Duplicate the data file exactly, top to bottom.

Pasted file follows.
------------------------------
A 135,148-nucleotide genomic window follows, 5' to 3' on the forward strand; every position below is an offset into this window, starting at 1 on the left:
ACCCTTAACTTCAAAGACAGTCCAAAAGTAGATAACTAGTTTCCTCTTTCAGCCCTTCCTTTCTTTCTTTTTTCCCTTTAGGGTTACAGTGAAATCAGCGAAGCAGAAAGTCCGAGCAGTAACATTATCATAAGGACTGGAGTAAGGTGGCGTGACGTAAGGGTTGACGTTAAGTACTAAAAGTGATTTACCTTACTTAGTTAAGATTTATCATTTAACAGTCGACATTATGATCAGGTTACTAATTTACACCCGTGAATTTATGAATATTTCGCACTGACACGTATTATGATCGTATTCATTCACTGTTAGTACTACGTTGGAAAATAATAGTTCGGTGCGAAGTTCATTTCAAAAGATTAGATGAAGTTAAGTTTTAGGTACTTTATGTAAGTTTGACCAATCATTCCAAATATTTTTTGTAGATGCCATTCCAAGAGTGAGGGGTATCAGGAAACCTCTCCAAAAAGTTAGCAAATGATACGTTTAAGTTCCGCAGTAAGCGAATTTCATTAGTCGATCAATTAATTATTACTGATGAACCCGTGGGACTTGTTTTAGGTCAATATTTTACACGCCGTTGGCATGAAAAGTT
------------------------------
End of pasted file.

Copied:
A 135,148-nucleotide genomic window follows, 5' to 3' on the forward strand; every position below is an offset into this window, starting at 1 on the left:
ACCCTTAACTTCAAAGACAGTCCAAAAGTAGATAACTAGTTTCCTCTTTCAGCCCTTCCTTTCTTTCTTTTTTCCCTTTAGGGTTACAGTGAAATCAGCGAAGCAGAAAGTCCGAGCAGTAACATTATCATAAGGACTGGAGTAAGGTGGCGTGACGTAAGGGTTGACGTTAAGTACTAAAAGTGATTTACCTTACTTAGTTAAGATTTATCATTTAACAGTCGACATTATGATCAGGTTACTAATTTACACCCGTGAATTTATGAATATTTCGCACTGACACGTATTATGATCGTATTCATTCACTGTTAGTACTACGTTGGAAAATAATAGTTCGGTGCGAAGTTCATTTCAAAAGATTAGATGAAGTTAAGTTTTAGGTACTTTATGTAAGTTTGACCAATCATTCCAAATATTTTTTGTAGATGCCATTCCAAGAGTGAGGGGTATCAGGAAACCTCTCCAAAAAGTTAGCAAATGATACGTTTAAGTTCCGCAGTAAGCGAATTTCATTAGTCGATCAATTAATTATTACTGATGAACCCGTGGGACTTGTTTTAGGTCAATATTTTACACGCCGTTGGCATGAAAAGTT